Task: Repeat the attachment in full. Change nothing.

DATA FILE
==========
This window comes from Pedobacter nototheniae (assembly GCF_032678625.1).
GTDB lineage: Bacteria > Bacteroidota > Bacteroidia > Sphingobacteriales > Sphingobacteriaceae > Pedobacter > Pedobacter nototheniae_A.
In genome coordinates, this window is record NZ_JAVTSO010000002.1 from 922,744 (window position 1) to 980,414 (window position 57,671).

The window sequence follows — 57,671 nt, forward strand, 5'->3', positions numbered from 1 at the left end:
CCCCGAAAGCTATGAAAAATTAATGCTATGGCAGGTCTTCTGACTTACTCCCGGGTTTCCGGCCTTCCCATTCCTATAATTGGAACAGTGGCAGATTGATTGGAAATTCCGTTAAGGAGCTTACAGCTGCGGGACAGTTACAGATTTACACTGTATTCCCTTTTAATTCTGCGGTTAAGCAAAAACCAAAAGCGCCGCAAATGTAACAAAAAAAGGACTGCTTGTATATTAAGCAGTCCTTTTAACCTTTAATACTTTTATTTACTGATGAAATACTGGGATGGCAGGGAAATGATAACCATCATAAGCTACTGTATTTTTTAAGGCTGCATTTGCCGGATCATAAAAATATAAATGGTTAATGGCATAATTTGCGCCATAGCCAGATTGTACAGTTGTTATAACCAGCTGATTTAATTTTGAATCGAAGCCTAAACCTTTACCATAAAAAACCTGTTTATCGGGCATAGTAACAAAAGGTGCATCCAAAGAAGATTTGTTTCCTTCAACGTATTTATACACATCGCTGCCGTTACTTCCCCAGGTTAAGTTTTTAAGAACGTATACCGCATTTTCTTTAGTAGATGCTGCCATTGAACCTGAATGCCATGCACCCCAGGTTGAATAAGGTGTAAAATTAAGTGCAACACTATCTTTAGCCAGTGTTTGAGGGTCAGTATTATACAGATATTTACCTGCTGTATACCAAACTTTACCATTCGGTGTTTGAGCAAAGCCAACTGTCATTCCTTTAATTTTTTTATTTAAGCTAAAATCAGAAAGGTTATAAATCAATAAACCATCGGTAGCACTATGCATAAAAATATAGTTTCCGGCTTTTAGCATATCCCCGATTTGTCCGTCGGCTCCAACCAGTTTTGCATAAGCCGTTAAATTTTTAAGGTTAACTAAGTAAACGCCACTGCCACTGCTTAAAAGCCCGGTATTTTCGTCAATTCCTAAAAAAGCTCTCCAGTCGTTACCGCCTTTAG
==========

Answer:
This window comes from Pedobacter nototheniae (assembly GCF_032678625.1).
GTDB lineage: Bacteria > Bacteroidota > Bacteroidia > Sphingobacteriales > Sphingobacteriaceae > Pedobacter > Pedobacter nototheniae_A.
In genome coordinates, this window is record NZ_JAVTSO010000002.1 from 922,744 (window position 1) to 980,414 (window position 57,671).

The window sequence follows — 57,671 nt, forward strand, 5'->3', positions numbered from 1 at the left end:
CCCCGAAAGCTATGAAAAATTAATGCTATGGCAGGTCTTCTGACTTACTCCCGGGTTTCCGGCCTTCCCATTCCTATAATTGGAACAGTGGCAGATTGATTGGAAATTCCGTTAAGGAGCTTACAGCTGCGGGACAGTTACAGATTTACACTGTATTCCCTTTTAATTCTGCGGTTAAGCAAAAACCAAAAGCGCCGCAAATGTAACAAAAAAAGGACTGCTTGTATATTAAGCAGTCCTTTTAACCTTTAATACTTTTATTTACTGATGAAATACTGGGATGGCAGGGAAATGATAACCATCATAAGCTACTGTATTTTTTAAGGCTGCATTTGCCGGATCATAAAAATATAAATGGTTAATGGCATAATTTGCGCCATAGCCAGATTGTACAGTTGTTATAACCAGCTGATTTAATTTTGAATCGAAGCCTAAACCTTTACCATAAAAAACCTGTTTATCGGGCATAGTAACAAAAGGTGCATCCAAAGAAGATTTGTTTCCTTCAACGTATTTATACACATCGCTGCCGTTACTTCCCCAGGTTAAGTTTTTAAGAACGTATACCGCATTTTCTTTAGTAGATGCTGCCATTGAACCTGAATGCCATGCACCCCAGGTTGAATAAGGTGTAAAATTAAGTGCAACACTATCTTTAGCCAGTGTTTGAGGGTCAGTATTATACAGATATTTACCTGCTGTATACCAAACTTTACCATTCGGTGTTTGAGCAAAGCCAACTGTCATTCCTTTAATTTTTTTATTTAAGCTAAAATCAGAAAGGTTATAAATCAATAAACCATCGGTAGCACTATGCATAAAAATATAGTTTCCGGCTTTTAGCATATCCCCGATTTGTCCGTCGGCTCCAACCAGTTTTGCATAAGCCGTTAAATTTTTAAGGTTAACTAAGTAAACGCCACTGCCACTGCTTAAAAGCCCGGTATTTTCGTCAATTCCTAAAAAAGCTCTCCAGTCGTTACCGCCTTTAG